Norman Police officer had a chance encounter with OU bomber - NewsOn6.com - Tulsa, OK - News, Weather, Video and Sports - KOTV.com |

Norman Police officer had a chance encounter with OU bomber

Updated:
NORMAN, Okla. (AP) -- Norman police confirm that an off-duty officer had a chance encounter with Joel Hinrichs III two days before Hinrichs apparently killed himself in an explosion near the University of Oklahoma football stadium.

But police said Thursday that a conversation the officer overheard at the store doesn't appear to have any connection with the Saturday explosion.

Lieutenant JD Younger says Hinrichs went to Ellison Feed and Seed last Thursday and asked to buy ammonium nitrate fertilizer, the same type used in the Oklahoma City bombing. The store no longer carries the fertilizer.

His actions raised the suspicions of an off-duty officer who happened to be in the store. Younger says the officer wrote down Hinrichs' license tag number and called the police department to check his identity.

Younger says the officer returned to duty Thursday evening and was able to identify Hinrichs and notified the bomb squad. Younger says the officer was to give a written report on Monday, but Hinrichs died on Saturday. He says there's no information that the incidents are connected.

Meanwhile, University of Oklahoma officials say the school didn't sell Joel Hinrichs a football ticket to the game between OU and Kansas State.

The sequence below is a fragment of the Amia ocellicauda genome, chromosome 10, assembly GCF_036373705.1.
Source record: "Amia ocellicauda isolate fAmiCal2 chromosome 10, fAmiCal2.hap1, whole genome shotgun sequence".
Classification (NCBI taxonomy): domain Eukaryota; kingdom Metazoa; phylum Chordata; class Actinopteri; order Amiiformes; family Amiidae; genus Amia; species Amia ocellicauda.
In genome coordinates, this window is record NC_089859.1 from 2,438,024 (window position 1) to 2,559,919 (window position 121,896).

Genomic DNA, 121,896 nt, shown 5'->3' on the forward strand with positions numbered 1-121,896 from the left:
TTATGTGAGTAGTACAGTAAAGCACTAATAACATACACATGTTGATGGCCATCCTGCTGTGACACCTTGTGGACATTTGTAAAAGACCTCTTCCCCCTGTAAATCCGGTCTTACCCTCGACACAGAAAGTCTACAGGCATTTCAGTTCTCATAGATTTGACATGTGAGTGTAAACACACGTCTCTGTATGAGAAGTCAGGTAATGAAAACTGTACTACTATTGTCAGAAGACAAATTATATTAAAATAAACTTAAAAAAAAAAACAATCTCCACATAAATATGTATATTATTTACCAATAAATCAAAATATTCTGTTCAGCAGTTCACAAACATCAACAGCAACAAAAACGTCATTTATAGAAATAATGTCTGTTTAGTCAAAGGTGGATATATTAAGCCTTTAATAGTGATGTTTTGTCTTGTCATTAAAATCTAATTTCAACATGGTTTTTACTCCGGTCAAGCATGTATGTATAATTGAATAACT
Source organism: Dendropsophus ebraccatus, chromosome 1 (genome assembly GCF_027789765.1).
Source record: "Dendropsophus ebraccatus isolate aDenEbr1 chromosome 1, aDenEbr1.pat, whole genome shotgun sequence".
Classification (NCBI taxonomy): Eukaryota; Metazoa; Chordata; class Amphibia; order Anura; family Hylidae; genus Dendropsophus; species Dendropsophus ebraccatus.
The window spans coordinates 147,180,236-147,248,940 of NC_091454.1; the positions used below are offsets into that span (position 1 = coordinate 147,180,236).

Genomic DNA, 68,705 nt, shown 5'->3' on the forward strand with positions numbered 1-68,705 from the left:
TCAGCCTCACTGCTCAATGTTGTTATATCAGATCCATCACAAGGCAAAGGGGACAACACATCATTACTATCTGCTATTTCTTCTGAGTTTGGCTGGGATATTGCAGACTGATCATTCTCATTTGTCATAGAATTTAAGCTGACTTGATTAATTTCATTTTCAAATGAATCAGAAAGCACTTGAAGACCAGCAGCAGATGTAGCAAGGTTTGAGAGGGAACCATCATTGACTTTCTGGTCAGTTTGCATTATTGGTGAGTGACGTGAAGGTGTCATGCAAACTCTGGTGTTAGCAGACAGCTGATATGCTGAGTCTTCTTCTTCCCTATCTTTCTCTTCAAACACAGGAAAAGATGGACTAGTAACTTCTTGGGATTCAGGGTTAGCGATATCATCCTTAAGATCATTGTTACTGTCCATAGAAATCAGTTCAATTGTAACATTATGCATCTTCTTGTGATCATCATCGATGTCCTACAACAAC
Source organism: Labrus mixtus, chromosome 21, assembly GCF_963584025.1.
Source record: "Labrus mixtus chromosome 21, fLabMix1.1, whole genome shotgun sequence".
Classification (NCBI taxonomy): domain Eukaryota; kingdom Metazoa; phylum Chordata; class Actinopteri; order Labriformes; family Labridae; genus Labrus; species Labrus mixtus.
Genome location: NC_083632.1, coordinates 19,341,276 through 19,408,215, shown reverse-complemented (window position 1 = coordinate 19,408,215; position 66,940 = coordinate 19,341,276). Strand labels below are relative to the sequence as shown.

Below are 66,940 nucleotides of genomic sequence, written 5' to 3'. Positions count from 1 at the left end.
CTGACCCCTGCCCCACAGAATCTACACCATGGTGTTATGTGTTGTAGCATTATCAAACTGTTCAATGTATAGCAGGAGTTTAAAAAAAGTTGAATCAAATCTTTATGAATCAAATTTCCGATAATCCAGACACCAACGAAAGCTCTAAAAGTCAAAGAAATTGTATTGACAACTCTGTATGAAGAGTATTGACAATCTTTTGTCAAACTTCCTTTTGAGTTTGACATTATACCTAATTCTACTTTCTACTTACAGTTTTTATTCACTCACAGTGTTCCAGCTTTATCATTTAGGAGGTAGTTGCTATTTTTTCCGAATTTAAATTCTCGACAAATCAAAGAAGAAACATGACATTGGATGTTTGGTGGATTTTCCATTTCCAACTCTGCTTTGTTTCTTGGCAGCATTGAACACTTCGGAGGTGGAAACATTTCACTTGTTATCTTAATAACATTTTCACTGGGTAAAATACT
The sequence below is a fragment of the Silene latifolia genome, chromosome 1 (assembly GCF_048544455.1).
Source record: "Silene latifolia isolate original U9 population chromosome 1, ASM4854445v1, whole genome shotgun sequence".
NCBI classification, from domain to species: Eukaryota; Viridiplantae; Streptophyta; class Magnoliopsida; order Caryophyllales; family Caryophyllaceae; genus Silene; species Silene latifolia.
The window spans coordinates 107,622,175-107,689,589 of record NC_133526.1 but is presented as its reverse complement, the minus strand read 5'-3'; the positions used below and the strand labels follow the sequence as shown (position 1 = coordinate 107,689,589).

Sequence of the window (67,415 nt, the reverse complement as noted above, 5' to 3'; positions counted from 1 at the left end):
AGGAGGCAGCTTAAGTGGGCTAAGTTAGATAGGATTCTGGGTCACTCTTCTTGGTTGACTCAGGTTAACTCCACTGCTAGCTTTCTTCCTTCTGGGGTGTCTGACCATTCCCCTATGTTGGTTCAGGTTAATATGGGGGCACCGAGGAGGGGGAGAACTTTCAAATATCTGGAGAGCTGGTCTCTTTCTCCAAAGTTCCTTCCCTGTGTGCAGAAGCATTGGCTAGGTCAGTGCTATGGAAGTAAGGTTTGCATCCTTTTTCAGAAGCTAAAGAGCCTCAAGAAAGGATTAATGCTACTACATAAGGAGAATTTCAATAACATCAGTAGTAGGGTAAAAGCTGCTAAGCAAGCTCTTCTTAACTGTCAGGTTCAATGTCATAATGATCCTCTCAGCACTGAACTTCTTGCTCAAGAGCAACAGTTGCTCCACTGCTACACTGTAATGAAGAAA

OU spokeswoman Catherine Bishop said a review of ticket records determined that Hinrichs didn't buy a football ticket from any university outlet.

Officials say they haven't heard anything to indicate Hinrichs tried to buy a ticket from one of the fans selling tickets outside the stadium, nor have FBI agents found anything on video surveillance tapes to indicate Hinrichs tried to enter the stadium.

Thursday night OU President David Boren released a letter to OU students, faculty and staff that commended most of the media and Oklahomans for responding responsibly to the incident. But Boren added that there have been others who haven't done so.

Muslim students said Thursday that they feared for their safety and the university stepped in to protect them as rumors spread of a terrorist plot behind the explosion.

Houda Elyazgi of the Muslim Student Association says a lot of Muslim students are taking precautions and are staying at home.
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